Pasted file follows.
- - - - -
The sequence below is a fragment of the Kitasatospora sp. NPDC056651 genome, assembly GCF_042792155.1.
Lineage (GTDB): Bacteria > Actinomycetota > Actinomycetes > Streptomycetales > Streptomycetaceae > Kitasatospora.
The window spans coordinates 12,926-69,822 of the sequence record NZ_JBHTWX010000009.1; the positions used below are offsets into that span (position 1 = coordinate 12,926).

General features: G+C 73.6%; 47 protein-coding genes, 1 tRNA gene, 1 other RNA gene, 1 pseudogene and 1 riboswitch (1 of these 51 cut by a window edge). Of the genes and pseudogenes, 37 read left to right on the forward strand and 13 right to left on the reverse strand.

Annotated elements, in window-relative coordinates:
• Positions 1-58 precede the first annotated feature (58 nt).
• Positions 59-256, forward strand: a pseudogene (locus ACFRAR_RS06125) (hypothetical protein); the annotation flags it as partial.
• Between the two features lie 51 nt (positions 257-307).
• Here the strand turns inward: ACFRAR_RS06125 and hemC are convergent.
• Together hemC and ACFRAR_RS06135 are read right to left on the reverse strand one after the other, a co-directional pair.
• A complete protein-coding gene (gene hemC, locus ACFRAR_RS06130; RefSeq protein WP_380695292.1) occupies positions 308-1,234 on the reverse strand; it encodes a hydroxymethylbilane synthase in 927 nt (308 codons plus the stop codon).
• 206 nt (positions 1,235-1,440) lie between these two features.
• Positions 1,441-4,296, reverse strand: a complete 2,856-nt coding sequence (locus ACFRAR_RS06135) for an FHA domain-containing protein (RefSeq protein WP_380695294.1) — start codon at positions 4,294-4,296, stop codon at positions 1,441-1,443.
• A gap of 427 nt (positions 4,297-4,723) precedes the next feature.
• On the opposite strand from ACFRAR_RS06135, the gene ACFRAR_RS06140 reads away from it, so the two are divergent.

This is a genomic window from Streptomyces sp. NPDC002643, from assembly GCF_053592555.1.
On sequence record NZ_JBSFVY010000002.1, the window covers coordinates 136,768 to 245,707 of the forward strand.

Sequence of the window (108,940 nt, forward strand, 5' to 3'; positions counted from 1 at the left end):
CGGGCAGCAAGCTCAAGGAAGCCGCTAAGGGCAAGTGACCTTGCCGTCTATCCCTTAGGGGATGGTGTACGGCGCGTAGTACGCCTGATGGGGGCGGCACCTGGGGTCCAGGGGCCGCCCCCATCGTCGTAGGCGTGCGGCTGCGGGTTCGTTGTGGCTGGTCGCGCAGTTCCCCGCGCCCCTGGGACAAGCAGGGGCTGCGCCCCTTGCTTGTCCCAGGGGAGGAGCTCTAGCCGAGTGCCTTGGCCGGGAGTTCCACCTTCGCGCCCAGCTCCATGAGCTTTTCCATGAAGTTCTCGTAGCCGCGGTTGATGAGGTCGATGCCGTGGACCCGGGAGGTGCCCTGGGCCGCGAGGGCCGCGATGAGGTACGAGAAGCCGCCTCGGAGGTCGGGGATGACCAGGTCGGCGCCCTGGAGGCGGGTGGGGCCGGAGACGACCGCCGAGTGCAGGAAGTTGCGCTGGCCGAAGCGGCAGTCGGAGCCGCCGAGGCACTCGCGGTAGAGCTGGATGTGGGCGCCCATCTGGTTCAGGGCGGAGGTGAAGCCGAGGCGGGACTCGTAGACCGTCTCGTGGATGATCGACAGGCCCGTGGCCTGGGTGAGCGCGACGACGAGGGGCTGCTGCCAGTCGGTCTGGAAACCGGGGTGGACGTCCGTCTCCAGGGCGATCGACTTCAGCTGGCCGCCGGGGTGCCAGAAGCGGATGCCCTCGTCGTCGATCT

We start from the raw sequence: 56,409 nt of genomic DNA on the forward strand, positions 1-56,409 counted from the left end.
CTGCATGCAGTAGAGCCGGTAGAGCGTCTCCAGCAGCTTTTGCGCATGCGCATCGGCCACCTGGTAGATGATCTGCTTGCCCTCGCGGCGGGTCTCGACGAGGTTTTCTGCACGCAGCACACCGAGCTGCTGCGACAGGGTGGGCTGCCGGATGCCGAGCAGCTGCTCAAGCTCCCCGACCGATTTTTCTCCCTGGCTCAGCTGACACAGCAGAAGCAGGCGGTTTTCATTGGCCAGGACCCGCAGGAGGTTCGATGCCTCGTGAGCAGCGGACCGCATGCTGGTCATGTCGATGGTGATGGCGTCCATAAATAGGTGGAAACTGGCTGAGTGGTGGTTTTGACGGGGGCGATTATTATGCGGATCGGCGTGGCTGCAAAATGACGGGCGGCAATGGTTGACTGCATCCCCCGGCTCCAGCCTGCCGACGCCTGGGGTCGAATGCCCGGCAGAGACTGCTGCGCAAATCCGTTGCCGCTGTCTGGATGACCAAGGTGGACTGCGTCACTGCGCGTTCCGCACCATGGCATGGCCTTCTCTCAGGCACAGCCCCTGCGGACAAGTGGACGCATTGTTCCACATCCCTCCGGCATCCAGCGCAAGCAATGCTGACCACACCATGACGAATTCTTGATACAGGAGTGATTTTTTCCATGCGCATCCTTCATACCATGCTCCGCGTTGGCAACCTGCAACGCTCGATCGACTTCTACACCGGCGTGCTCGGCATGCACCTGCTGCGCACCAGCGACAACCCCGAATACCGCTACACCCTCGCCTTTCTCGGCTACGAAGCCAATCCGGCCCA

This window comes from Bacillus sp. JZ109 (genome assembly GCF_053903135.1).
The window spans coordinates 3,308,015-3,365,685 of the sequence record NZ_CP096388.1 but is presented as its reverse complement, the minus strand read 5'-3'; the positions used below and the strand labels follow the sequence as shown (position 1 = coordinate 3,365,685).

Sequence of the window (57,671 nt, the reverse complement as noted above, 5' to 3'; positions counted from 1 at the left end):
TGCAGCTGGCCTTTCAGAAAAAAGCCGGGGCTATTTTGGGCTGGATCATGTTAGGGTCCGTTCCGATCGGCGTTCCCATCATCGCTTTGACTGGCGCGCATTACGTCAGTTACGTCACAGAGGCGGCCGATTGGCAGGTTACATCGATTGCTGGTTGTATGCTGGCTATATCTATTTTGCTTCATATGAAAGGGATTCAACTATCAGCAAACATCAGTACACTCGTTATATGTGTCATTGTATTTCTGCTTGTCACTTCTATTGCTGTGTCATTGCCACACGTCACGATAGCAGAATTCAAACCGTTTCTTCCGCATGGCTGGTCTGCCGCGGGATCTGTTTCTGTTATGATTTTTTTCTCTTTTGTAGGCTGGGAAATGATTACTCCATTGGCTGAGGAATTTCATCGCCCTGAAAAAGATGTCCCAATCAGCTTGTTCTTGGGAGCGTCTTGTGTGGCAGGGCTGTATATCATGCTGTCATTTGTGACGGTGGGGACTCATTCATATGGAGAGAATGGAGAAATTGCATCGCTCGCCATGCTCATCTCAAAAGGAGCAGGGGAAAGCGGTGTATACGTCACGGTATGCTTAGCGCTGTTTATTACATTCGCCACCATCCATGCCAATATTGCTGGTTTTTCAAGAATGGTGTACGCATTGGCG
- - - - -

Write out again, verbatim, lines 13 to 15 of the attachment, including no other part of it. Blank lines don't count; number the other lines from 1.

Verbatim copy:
• Positions 1,441-4,296, reverse strand: a complete 2,856-nt coding sequence (locus ACFRAR_RS06135) for an FHA domain-containing protein (RefSeq protein WP_380695294.1) — start codon at positions 4,294-4,296, stop codon at positions 1,441-1,443.
• A gap of 427 nt (positions 4,297-4,723) precedes the next feature.
• On the opposite strand from ACFRAR_RS06135, the gene ACFRAR_RS06140 reads away from it, so the two are divergent.